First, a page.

Information About Limiting Your Liability With a California LLC
Disregarding circumstances detailed in the section Exceptions to California Corporation and LLC Personal Liability Protection, your personal assets are protected from outside claims when you establish a California LLC. However, you may still be liable to other members or managers within your limited liability company.
Precedents have established that you cannot be held liable to other members or managers for a loss if you made the decision that led to the loss in good faith, fully disclosing possible risks to other members. For example, imagine that you plan a new project for your California LLC, propose it at a well-documented meeting, and a majority of other members or managers vote to undertake it. Assume the project fails, costing your limited liability company and those with interest in the business a great deal of money. Those who voted against the project cannot hold you liable for their losses, as long as you initially disclosed all information regarding the new project. If a court can prove that you were dishonest or gave incomplete information in garnering votes for the project, you may be required to compensate for losses with personal assets.
Members of a California LLC can also sue one another. Any party found responsible for fraud or negligence will have to pay for all legal fees, and may be required to compensate for losses using personal assets. Lawsuits within California LLCs are complicated, and will require the guidance of your California incorporation lawyer to finesse.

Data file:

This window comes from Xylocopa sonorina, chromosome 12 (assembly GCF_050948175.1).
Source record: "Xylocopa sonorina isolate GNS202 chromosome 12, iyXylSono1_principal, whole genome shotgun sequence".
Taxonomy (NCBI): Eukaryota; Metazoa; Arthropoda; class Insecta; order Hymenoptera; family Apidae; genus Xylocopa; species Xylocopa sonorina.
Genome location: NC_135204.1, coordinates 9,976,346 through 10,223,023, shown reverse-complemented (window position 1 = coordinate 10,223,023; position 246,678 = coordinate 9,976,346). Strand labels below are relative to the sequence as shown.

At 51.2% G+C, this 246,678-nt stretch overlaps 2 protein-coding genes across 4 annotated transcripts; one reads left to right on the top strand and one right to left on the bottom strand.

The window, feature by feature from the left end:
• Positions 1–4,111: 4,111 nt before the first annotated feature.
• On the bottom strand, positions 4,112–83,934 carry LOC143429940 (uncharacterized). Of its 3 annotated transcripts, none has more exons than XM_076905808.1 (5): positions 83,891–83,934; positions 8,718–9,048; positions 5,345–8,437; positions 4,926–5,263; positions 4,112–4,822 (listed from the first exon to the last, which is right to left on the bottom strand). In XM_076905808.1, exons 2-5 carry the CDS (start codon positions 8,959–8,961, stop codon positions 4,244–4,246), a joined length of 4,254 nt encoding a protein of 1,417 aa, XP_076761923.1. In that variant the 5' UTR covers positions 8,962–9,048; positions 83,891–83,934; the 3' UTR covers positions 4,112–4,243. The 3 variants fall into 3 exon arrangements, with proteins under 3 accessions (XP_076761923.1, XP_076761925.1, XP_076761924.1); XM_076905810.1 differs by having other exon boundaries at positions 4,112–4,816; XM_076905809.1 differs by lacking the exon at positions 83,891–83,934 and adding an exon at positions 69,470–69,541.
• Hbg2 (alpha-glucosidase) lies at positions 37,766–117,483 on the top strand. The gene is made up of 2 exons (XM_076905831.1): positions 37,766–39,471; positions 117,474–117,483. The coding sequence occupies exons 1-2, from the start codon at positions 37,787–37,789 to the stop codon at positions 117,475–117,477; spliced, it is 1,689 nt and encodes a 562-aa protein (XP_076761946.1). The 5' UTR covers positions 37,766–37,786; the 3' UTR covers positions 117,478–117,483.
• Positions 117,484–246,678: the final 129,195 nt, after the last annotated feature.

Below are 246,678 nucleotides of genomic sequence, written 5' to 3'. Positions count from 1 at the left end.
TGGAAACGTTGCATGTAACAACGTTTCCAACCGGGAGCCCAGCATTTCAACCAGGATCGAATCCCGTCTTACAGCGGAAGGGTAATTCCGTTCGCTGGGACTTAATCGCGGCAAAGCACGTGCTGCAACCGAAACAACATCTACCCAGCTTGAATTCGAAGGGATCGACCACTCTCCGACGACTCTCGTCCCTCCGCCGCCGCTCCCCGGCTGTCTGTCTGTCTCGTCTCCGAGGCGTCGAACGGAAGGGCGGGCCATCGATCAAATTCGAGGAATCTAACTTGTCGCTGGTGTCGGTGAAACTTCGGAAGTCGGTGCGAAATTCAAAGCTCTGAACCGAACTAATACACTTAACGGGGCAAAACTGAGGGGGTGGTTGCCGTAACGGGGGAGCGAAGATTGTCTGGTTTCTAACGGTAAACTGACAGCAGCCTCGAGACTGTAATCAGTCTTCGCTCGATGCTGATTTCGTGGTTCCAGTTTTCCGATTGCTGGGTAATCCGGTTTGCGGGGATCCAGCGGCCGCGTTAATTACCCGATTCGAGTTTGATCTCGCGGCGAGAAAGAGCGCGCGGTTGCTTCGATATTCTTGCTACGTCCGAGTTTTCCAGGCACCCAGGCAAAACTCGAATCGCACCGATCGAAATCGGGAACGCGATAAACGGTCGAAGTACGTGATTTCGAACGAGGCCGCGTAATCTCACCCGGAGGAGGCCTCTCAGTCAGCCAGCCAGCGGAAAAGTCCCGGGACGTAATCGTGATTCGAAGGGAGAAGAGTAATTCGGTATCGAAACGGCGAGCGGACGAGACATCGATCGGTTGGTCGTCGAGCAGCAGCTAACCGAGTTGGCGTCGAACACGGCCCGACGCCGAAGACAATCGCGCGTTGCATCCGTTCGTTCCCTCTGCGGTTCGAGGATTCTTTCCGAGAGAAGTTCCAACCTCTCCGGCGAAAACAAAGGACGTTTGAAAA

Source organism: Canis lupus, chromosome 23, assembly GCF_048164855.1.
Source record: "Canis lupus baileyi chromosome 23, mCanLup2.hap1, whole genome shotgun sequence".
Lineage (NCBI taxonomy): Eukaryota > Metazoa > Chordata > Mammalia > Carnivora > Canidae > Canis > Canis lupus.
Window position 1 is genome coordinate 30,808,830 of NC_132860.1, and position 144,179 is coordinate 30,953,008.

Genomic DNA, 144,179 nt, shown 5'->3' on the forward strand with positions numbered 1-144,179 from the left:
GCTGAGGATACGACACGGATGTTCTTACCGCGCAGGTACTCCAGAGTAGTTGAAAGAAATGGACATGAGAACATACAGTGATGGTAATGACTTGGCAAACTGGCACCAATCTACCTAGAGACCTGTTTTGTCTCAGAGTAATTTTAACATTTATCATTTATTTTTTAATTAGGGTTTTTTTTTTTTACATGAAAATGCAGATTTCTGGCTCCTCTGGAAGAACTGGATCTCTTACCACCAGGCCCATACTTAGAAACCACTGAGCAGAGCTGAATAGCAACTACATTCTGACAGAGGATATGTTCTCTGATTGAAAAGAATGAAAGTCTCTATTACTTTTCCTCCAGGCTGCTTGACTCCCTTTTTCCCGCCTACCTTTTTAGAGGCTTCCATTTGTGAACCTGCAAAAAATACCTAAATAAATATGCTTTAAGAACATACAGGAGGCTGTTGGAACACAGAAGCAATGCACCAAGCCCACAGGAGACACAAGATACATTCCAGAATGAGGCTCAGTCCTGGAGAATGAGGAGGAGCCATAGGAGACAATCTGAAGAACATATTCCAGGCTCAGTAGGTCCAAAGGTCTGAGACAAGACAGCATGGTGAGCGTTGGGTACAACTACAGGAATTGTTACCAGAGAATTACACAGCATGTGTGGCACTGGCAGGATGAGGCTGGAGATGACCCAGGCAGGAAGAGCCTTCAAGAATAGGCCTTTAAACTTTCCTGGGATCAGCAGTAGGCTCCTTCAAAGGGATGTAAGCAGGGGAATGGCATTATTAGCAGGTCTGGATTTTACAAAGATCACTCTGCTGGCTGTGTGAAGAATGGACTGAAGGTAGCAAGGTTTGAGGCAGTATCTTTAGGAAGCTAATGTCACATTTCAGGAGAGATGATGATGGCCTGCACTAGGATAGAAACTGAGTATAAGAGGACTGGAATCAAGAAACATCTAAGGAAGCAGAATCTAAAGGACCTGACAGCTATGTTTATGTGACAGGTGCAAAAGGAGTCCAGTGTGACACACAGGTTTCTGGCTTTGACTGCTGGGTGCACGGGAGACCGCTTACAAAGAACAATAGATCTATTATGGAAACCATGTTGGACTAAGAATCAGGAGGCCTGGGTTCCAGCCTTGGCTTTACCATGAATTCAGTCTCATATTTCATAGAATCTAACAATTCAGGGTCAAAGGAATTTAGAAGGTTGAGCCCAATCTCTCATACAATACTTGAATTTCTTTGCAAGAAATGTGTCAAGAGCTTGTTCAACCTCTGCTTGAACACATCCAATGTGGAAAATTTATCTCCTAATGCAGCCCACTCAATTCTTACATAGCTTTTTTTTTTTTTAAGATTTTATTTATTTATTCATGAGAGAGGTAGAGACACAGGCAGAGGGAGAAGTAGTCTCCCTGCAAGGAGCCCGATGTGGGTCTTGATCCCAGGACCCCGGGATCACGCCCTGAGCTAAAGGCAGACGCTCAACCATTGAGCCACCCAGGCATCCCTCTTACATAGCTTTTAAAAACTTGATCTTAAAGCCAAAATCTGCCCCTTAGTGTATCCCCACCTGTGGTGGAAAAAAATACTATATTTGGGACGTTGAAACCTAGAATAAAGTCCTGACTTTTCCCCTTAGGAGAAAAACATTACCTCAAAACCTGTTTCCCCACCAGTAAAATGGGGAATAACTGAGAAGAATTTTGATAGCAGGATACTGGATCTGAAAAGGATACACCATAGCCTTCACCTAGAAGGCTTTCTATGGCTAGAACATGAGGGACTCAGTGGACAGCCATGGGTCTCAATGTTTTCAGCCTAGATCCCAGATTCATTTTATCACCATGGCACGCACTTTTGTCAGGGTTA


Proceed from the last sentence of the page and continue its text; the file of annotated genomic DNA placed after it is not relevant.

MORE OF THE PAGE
California LLC Liability from Outsiders
In some circumstances, outsiders can also jeopardize your personal assets, as well as your interests in a California LLC. For example, creditors can attack your share in an LLC if you fail to pay off loans. Banks or other creditors can acquire a charging order, which re-routes profits of an individual LLC member to the creditor. The creditor can even ask the state to take a member’s interest in a California LLC and give it to the creditor, making the creditor a new member. However, usually if a creditor becomes a new member of a California LLC, the creditor can profit financially from the limited liability company, but cannot make managerial decisions. In extreme cases, a creditor who did not receive payment on a loan can ask the state to dissolve an LLC. You will need the help of an experienced California incorporation lawyer should you ever encounter one of these complex situations.
Members of an LLC can lose their personal assets if outside damages occur due to negligence. For example, if the negligence of an LLC member causes an accident while driving for work-related purposes, the personal assets of the responsible individual are likely to be at risk, rather than the assets of the California LLC.
Due to these risks, it is recommended that California LLCs obtain liability insurance in addition to limited liability status. Talk to your California incorporation attorney about insurance options, as he or she may be able to make helpful recommendations and referrals.